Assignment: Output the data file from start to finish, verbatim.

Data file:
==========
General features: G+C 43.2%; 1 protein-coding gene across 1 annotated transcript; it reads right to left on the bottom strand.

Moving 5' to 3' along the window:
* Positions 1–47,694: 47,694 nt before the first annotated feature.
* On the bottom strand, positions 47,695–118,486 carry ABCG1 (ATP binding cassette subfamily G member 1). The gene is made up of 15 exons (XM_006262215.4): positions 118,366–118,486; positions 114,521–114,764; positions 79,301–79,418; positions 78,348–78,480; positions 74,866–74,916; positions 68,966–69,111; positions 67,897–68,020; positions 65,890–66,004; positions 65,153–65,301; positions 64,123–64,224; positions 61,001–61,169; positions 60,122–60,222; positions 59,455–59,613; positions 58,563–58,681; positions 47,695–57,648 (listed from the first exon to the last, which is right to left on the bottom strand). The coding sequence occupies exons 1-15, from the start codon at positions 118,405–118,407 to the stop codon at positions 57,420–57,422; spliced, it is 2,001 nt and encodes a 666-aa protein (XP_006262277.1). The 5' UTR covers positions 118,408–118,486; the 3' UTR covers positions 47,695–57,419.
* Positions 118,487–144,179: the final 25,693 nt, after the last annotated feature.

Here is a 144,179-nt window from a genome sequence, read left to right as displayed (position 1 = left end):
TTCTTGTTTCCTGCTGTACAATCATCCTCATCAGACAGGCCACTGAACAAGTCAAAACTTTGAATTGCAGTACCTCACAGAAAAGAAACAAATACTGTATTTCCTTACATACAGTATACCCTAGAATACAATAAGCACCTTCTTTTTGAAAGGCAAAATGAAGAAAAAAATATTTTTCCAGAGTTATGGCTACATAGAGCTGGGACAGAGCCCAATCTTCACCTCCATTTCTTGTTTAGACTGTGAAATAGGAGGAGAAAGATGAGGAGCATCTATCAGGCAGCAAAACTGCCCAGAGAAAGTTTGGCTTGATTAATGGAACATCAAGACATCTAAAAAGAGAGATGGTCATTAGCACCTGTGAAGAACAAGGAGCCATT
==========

General features: G+C 43.2%; 1 protein-coding gene across 1 annotated transcript; it reads right to left on the bottom strand.

Moving 5' to 3' along the window:
* Positions 1–47,694: 47,694 nt before the first annotated feature.
* On the bottom strand, positions 47,695–118,486 carry ABCG1 (ATP binding cassette subfamily G member 1). The gene is made up of 15 exons (XM_006262215.4): positions 118,366–118,486; positions 114,521–114,764; positions 79,301–79,418; positions 78,348–78,480; positions 74,866–74,916; positions 68,966–69,111; positions 67,897–68,020; positions 65,890–66,004; positions 65,153–65,301; positions 64,123–64,224; positions 61,001–61,169; positions 60,122–60,222; positions 59,455–59,613; positions 58,563–58,681; positions 47,695–57,648 (listed from the first exon to the last, which is right to left on the bottom strand). The coding sequence occupies exons 1-15, from the start codon at positions 118,405–118,407 to the stop codon at positions 57,420–57,422; spliced, it is 2,001 nt and encodes a 666-aa protein (XP_006262277.1). The 5' UTR covers positions 118,408–118,486; the 3' UTR covers positions 47,695–57,419.
* Positions 118,487–144,179: the final 25,693 nt, after the last annotated feature.

Here is a 144,179-nt window from a genome sequence, read left to right as displayed (position 1 = left end):
TTCTTGTTTCCTGCTGTACAATCATCCTCATCAGACAGGCCACTGAACAAGTCAAAACTTTGAATTGCAGTACCTCACAGAAAAGAAACAAATACTGTATTTCCTTACATACAGTATACCCTAGAATACAATAAGCACCTTCTTTTTGAAAGGCAAAATGAAGAAAAAAATATTTTTCCAGAGTTATGGCTACATAGAGCTGGGACAGAGCCCAATCTTCACCTCCATTTCTTGTTTAGACTGTGAAATAGGAGGAGAAAGATGAGGAGCATCTATCAGGCAGCAAAACTGCCCAGAGAAAGTTTGGCTTGATTAATGGAACATCAAGACATCTAAAAAGAGAGATGGTCATTAGCACCTGTGAAGAACAAGGAGCCATT